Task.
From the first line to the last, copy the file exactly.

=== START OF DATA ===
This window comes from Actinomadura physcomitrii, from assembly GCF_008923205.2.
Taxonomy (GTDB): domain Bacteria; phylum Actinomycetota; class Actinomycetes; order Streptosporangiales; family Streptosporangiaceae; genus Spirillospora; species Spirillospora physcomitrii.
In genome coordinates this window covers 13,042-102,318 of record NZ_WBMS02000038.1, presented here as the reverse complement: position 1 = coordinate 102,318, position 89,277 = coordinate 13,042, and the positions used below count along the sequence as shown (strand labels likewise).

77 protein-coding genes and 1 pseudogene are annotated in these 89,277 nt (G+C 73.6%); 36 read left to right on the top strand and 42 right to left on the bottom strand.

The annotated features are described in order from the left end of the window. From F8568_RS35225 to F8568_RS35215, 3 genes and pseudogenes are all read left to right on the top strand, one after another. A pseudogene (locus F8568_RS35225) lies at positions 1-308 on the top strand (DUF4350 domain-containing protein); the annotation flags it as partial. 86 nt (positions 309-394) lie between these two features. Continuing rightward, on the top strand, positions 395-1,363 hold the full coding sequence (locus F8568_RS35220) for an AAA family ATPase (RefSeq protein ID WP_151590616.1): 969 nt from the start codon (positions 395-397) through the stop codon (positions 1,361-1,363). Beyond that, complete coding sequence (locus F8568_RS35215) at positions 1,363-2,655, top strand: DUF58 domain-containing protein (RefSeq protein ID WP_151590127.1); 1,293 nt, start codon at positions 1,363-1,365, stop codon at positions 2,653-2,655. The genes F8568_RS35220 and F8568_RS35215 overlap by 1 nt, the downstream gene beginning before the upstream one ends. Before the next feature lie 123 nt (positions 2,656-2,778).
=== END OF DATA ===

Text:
This window comes from Actinomadura physcomitrii, from assembly GCF_008923205.2.
Taxonomy (GTDB): domain Bacteria; phylum Actinomycetota; class Actinomycetes; order Streptosporangiales; family Streptosporangiaceae; genus Spirillospora; species Spirillospora physcomitrii.
In genome coordinates this window covers 13,042-102,318 of record NZ_WBMS02000038.1, presented here as the reverse complement: position 1 = coordinate 102,318, position 89,277 = coordinate 13,042, and the positions used below count along the sequence as shown (strand labels likewise).

77 protein-coding genes and 1 pseudogene are annotated in these 89,277 nt (G+C 73.6%); 36 read left to right on the top strand and 42 right to left on the bottom strand.

The annotated features are described in order from the left end of the window. From F8568_RS35225 to F8568_RS35215, 3 genes and pseudogenes are all read left to right on the top strand, one after another. A pseudogene (locus F8568_RS35225) lies at positions 1-308 on the top strand (DUF4350 domain-containing protein); the annotation flags it as partial. 86 nt (positions 309-394) lie between these two features. Continuing rightward, on the top strand, positions 395-1,363 hold the full coding sequence (locus F8568_RS35220) for an AAA family ATPase (RefSeq protein ID WP_151590616.1): 969 nt from the start codon (positions 395-397) through the stop codon (positions 1,361-1,363). Beyond that, complete coding sequence (locus F8568_RS35215) at positions 1,363-2,655, top strand: DUF58 domain-containing protein (RefSeq protein ID WP_151590127.1); 1,293 nt, start codon at positions 1,363-1,365, stop codon at positions 2,653-2,655. The genes F8568_RS35220 and F8568_RS35215 overlap by 1 nt, the downstream gene beginning before the upstream one ends. Before the next feature lie 123 nt (positions 2,656-2,778).